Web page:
EN 2006 el gobierno venezolano, a través de la Compañía Anónima Venezolana de Industrias Militares (CAVIM), suscribió con Rosoboronexport los contratos para la construcción de una planta de fabricación de armamento
El Instituto Naval de EEUU informó este martes 2 de junio que un barco de guerra perteneciente a la Armada de Irán salió de su puerto a finales de abril con siete de barcos de alta velocidad con armamento antiaéreo
Entre 2017 y 2021, 20 entidades estatales suscribieron al menos 30 contratos y dos órdenes de compra por $45.684.261.058 para adquirir armas de letalidad reducida y elementos de dispersión de multitudes
The M-41C vehicles that the Brazilian Army used through 2009 will be part of the Uruguayan Army’s 13th Armored Infantry Battalion Brazil purchased the M-41 armored vehicles from the United States in the 1960s. EB used the vehicles equipped with cannons for almost five decades for training purposes
Goldfein said Colombia and other Latin American countries risked being locked out of U.S. and allied operations if they stopped buying military hardware from the United States and turned to other markets instead
“We are not going to invest 1.1 trillion pesos ($367.4 million) in anti-aircraft defense for the time being, because among other reasons, we do not have the budget,” Defense Minister Guillermo Botero said
Jaentschke alega en la entrevista a EFE que “nuestra policía, que era una policía muy tranquila y que caminaba en las calles sin mucho armamento, tiene que ajustarse a los embates del crimen organizado que se han mostrado en estas protestas”
Had I not been traveling last week, I’d have published links from the previous month about arms transfers and arms trafficking in Latin America. As it turns out, though, I only had these two in the database:
As drug-fueled violence reaches unprecedented levels in Tijuana, the city’s top safety official calls for automatic detention of anyone caught with weapons—drawing criticism from advocates of Mexico’s new criminal justice system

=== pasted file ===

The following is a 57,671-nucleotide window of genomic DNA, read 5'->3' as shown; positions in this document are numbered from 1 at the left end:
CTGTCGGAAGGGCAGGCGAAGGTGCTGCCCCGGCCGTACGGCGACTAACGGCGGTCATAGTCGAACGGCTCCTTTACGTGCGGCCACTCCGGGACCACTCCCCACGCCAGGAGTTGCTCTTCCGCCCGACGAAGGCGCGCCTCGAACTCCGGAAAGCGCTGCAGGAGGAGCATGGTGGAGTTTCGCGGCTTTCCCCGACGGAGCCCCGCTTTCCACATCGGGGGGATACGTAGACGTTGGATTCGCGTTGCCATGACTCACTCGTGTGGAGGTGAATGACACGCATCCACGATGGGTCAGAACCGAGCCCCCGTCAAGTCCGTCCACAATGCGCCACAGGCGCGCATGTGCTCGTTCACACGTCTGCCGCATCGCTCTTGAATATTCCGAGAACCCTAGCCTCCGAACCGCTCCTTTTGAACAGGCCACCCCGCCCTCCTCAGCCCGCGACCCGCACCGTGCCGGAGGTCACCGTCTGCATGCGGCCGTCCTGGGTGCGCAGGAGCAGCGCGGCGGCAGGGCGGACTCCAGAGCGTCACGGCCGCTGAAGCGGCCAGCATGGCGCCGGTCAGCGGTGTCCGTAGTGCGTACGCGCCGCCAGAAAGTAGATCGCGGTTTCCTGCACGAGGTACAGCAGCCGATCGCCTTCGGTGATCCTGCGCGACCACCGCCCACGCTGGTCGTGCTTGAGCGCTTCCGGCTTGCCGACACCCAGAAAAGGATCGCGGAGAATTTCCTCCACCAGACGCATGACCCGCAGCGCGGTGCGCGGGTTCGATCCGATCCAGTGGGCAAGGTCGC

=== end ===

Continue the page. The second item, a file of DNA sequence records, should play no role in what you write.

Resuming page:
Brazil’s army has a 25-year plan to buy 1,580 armored combat vehicles, which it employs whenever it is called to assist in the re-taking or “pacifying” of a favela. It began with a $2 billion contract with Iveco, a domestic defense contractor.
After seizing a record 371 assault weapons and rifles in 2016, and 2,615 over the past 10 years, Rio de Janeiro’s police have established a Specialized Weapons, Ammunition and Explosives unit. It will investigate the arms trafficking networks that are putting so many guns into organized crime’s hands.
As the FARC guerrillas’ membership concentrates in disarmament zones around the country, the peace accord does not require the UN mission to record the guerrillas’ weapons’ serial numbers before it destroys them. This will make their origins impossible to trace, complicating any future investigation into global arms-trafficking networks. An infographic in this article shows the nations of origin of the weapons turned in by pro-government paramilitary groups 10 years ago: most were made in the United States, Russia, Bulgaria, or North Korea.
Peru’s government is denying that President Pedro Pablo Kuczynski, during a recent visit to Washington, asked Donald Trump to authorize a purchase of Stryker combat vehicles. I find this denial strange, because the U.S. Defense Department already announced a US$668 million sale of Strykers to Peru on December 5.
March 3, 2017
Sarah Kinosian, Eugenio Weigend, “We’re Sending Guns, Crime to Mexico” (Washington Office on Latin America, Center for American Progress, The Los Angeles Times, March 3, 2017).
Featuring Sarah Kinosian from WOLA’s own Defense Oversight Program! “Many factors have contributed to violence in Mexico. The river of iron from the United States, however, plays a key role in the country’s high death toll.”
Moving some categories of arms sales from State Department to Commerce Department jurisdiction can have big repercussions. Like U.S. companies suddenly being able to export $458,654 worth of military electronics to Venezuela (!) in 2015.
John Lindsay-Poland and Mexican colleagues investigate a huge sale from a U.S. gunmaker that gave US$100,000 to the Trump campaign. “In March 2015, SEDENA made an agreement, valid for four years, with the U.S. company Sig Sauer to acquire up to $265 million in pistols, assault rifles, and other firearms.”